Lastly Sinco has had a hard time with her dumbbell and wanting to flip it with her front feet and having a hard time holding it still in her mouth.  I decided to take her into the dentist as well.  Again looking at her teeth and gums no outward signs of problems. The dental xrays showed four infected teeth.  She had four teeth removed.  She is now picking up her dumbbell textbook perfect and she is having a much easier time holding it still in her mouth.  All things she could not do before the teeth were removed.  She also has a lot more energy around the house and is running faster than she has in several months doing agility even at 16".   It is clear that having a sore mouth was affecting other things.  All things you don't notice when they happen gradually to a 7 year old dog.

Dental disease, tick diseases and heart disease have very subtle symptoms in the early stages.  Heart disease is called the "silent killer" for a reason.   Dogs are very stoic about tooth pain.  It is a survival instinct for them.  Dental xrays are really what is necessary to detect problems.  Things that might otherwise be considered training issues may actually be related to health problems.  The more you know what your dog is like normally, the easier it will be to notice when they are not feeling well.    A dog who is naturally high energy is not all of sudden going to become a quiet and subdued dog as part of maturity.  It just does not happen like that with a truly high energy dog.  They may be able to have a better "off" switch due to training but you should still experience their high energy if they are feeling good.  

So the next time you feel your dog is acting differently stop and consider whether a health problem could be the underlying cause.  You  want to go to a Veterinarian who will believe you when you say something is wrong with your dog.  Yes health screenings can be expensive and you want to work with your Vet to make sensible choices about what to look for.   I have several dogs so I cannot go crazy spending thousands of dollars on tests on each of them all the time but 9 out of 10 times when I think something is wrong with one my dogs - something really is wrong with them.  Trust your instincts. Again I don't want to be a hypochondriac where they are concerned but I do want them to be in the best physical shape possible for what I ask them to do as canine athletes.  I also rely on my "health team" of canine massage therapist and Veterinarian Chiropractor/Acupuncturist to let me know when they feel something unusual.  Being proactive and help your dog live longer and be athletic longer as well as save money in the long run.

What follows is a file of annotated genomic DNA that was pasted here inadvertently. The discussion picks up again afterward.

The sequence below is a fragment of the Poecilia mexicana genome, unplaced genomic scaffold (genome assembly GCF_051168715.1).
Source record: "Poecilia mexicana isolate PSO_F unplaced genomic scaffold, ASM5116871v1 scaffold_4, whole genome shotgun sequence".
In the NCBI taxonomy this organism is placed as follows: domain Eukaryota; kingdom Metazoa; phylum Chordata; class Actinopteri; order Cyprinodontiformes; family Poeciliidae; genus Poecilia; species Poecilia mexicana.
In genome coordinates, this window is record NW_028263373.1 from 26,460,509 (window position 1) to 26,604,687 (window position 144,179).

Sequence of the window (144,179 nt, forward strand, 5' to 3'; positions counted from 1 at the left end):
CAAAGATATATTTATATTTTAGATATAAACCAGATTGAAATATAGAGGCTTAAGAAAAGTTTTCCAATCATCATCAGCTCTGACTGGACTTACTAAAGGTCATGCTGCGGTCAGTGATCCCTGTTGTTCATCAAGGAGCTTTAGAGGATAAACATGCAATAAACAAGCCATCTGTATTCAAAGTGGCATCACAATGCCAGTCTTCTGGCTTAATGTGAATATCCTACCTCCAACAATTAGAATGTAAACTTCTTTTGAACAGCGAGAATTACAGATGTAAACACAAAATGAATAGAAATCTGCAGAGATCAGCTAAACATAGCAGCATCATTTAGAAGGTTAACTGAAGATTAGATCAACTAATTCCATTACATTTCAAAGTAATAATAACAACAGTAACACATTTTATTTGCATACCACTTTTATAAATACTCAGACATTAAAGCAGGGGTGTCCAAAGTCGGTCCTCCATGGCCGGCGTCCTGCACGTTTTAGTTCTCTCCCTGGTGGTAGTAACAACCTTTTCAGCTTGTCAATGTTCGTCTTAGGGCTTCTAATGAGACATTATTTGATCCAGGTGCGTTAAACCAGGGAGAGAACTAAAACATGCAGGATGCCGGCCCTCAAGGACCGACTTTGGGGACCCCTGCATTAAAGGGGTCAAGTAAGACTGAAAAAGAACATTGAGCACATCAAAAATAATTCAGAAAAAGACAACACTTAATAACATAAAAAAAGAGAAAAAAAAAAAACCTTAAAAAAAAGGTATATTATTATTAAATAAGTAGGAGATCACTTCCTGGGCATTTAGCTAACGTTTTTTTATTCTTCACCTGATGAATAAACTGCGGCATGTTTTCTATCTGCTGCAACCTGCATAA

Also as a result of these things I had no problem moving Feisty down to 4" jumps in CPE and NADAC where that is possible.  Feisty no longer has to do the teeter or a stay on a table.  I will no longer trial her in stressful places.  She can do CDSP obedience.  Sinco is jumping lower where she can and while she can still do 16" and will for a few more titles this year I am willing to move her down when those are done or sooner if I feel it is physically necessary.  I am letting her take advantage of jumping lower in places where she can and I can earn the same titles.  I'm making an effort to finish off those 16" jumping titles sooner rather than later.  There is no need to wait for a physical reason to jump them lower - they can play longer if they jump lower sooner.